Cheddar and Chive Biscuits

cheddar biscuits

Since it's Soup Season, seems like it's time for something you can dunk.  Starch is how I get my kids to eat lots of things-- "Three more bites of your curry, then you can have another piece of bread."  Or "Another tablespoon of wasabi, then you can have a biscuit." Especially if we're eating down the same pot of soup for 3 nights in a row, I try to switch it up with cornbread, biscuits, and other carb-craving things that can be slathered with butter.  This morning Wyatt said to me, "Mom, you know what I could eat for breakfast, lunch, and dinner everyday?  Bread with butter."  I suppose that's better than Sour Patch Kids.

These biscuits are quick as your wrist can stir, and delicious warmed for breakfast the next morning with eggs.  Drop biscuits are not my default, but my trusty biscuit cutter has now actually BROKEN from so much use, so it's forced me out of my rut a little bit.

While you're baking these up, I'm going away on a silent retreat for a couple days.  (Thank you, dearest Yancey).  I wouldn't quite say I'm going to "find myself," especially since those of you who know me might say, "What?  Isn't that what you're always doing?"  I may be an extrovert, but I'm about the most introspective one you'll ever meet.  So I don't think I'm totally lost, but I need some recalibration.  Without giving everything away here, I'll just say some deep-seated Fear of Failure issues won't leave me alone, and it's really time to deal with them.

I want to always be learning, and that means failure will be part of it.  Ever impervious, Yancey always says, "So what?! You just try again."  This is the guy who got a job as a fine woodworker with no experience, built two houses just to see if he could do it, then worked, rejection after rejection, to get into the fire department for three years.  Thank God I'm not married to someone as naval-gazing as myself.  We'd go on retreats once a month and never actually get anywhere.

After reading the book in 2005 and then seeing the movie this summer, I finally checked out the actual Julie and Julia blog, stagnant now for a few years.  No photos, no ads or endorsements, but some really good writing.  The last entry, on the day of Julia Child's death, says this:

Who knows how it happens, how you come upon your essential gift?  For this was hers.  Not the cooking itself so much – lots of people cook better than Julia.  Not even the recipes – others can write recipes.  What was Julia’s true gift, then?  She certainly had enormous energy, and that was a sort of gift, if a genetic one – perhaps the one thing about her you can pin down on the luck of the draw.  She was a great teacher, certainly – funny, and generous, and enthusiastic, with so much overbrimming confidence that she had nothing to do with the surplus but start doling it out to others.  But she also had a great gift for learning.  Perhaps that was the talent she discovered in herself at the age of 37, at the Cordon Bleu School in Paris – the thirst to keep finding out, the openness to experience that makes life worth living.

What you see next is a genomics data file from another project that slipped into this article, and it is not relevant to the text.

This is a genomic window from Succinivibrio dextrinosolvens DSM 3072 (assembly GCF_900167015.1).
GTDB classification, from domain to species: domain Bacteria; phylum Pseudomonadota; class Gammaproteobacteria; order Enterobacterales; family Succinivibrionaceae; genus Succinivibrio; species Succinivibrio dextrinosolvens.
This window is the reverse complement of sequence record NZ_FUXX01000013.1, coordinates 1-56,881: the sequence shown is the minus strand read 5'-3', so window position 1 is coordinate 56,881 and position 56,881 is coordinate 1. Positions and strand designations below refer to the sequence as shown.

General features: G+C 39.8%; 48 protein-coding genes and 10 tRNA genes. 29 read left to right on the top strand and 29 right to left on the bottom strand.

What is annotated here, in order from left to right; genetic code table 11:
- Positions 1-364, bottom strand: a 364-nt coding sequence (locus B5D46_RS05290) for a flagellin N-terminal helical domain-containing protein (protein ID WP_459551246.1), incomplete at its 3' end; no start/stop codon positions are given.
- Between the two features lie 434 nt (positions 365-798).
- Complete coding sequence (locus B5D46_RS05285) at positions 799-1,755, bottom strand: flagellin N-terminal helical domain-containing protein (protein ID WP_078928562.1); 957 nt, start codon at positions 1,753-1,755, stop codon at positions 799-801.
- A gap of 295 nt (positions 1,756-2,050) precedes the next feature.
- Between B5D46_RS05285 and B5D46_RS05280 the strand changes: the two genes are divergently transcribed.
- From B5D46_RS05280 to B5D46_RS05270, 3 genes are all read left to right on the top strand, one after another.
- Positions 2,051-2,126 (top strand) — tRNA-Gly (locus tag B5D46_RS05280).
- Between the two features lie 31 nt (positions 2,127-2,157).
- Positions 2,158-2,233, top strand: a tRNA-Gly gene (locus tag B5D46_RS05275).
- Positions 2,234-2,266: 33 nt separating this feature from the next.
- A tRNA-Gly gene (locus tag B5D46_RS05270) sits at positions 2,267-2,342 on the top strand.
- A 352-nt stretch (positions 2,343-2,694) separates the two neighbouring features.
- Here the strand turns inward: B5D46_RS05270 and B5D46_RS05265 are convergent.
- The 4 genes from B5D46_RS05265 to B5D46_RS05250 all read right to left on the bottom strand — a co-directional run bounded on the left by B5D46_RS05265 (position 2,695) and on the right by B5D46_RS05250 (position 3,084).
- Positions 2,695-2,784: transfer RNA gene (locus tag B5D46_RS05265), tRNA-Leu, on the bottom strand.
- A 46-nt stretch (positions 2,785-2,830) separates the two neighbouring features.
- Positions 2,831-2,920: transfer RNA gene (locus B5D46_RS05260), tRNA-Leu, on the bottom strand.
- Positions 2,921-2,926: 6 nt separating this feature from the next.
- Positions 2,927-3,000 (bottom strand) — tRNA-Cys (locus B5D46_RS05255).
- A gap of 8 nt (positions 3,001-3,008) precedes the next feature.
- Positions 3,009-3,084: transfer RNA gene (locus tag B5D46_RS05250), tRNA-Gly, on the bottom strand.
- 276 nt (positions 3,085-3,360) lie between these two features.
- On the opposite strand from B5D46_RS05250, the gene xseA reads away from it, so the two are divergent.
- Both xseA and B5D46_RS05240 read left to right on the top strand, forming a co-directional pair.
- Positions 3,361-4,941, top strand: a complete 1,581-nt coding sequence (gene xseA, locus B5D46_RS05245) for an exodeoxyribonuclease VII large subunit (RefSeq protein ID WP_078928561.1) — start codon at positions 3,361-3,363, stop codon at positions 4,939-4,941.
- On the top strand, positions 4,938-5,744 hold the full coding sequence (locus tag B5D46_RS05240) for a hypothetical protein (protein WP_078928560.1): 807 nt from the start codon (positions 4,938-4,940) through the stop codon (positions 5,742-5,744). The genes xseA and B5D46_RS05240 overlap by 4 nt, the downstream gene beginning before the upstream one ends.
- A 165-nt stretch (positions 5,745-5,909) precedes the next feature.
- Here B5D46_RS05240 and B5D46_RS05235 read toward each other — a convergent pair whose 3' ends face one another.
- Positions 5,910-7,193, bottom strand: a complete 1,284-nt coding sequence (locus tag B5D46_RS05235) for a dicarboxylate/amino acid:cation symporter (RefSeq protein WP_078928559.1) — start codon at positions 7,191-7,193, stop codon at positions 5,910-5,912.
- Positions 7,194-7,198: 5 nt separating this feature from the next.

I got teary reading that--that Julia's true gift was her gift for learning, that she didn't really discover it until she was 37.  I've been thinking about this quote all week, and feel like I was meant to read it before my Introspection Summit.  It's a privilege to spend any time at all trying to uncover my essential gift--Filipinos are digging themselves out from the flood of the century, we are still at war.  I know I always give disclaimers like this.  They aren't meant to discredit my angst, but to put it in perspective. And maybe to say that now, more than ever, the world needs all of us figuring out how to give our essential gifts.

So these two days have seemed frivolous to me, at moments, until I recognize that staying stuck doesn't help anybody.  I'm off, with a jar of chai and my french press, to keep learning how to learn; fingers crossed that I'll return with a less entangled version of myself in tow.

Cheddar and Chive Biscuits
Adapted from my Gourmet cookbook.  They call for scallions (green onions) which would be great, as would all sorts of other things--finely chopped red onions, fresh herbs.  I used chives because my little clump is still producing away.

2 1/4 cups all-purpose flour
2 1/2 teaspoons baking powder
2 teaspoons sugar
3/4 teaspoon baking soda
1 teaspoon salt
6 tablespoons (3/4 stick) cold unsalted butter, cut into 1/2-inch cubes
6 oz sharp white (or other) Cheddar, coarsely grated (1 1/2 cups)
Handful of chives, finely chopped
1 cup well-shaken buttermilk

Preheat oven to 450°F.

Whisk together flour, baking powder, sugar, baking soda, and salt in a bowl, then blend in butter with your fingertips until mixture resembles coarse meal. Stir in Cheddar and scallions. Add buttermilk and stir until just combined.

Drop dough in 12 equal mounds about 2 inches apart onto a buttered large baking sheet. Bake in middle of oven until golden, 18 to 20 minutes.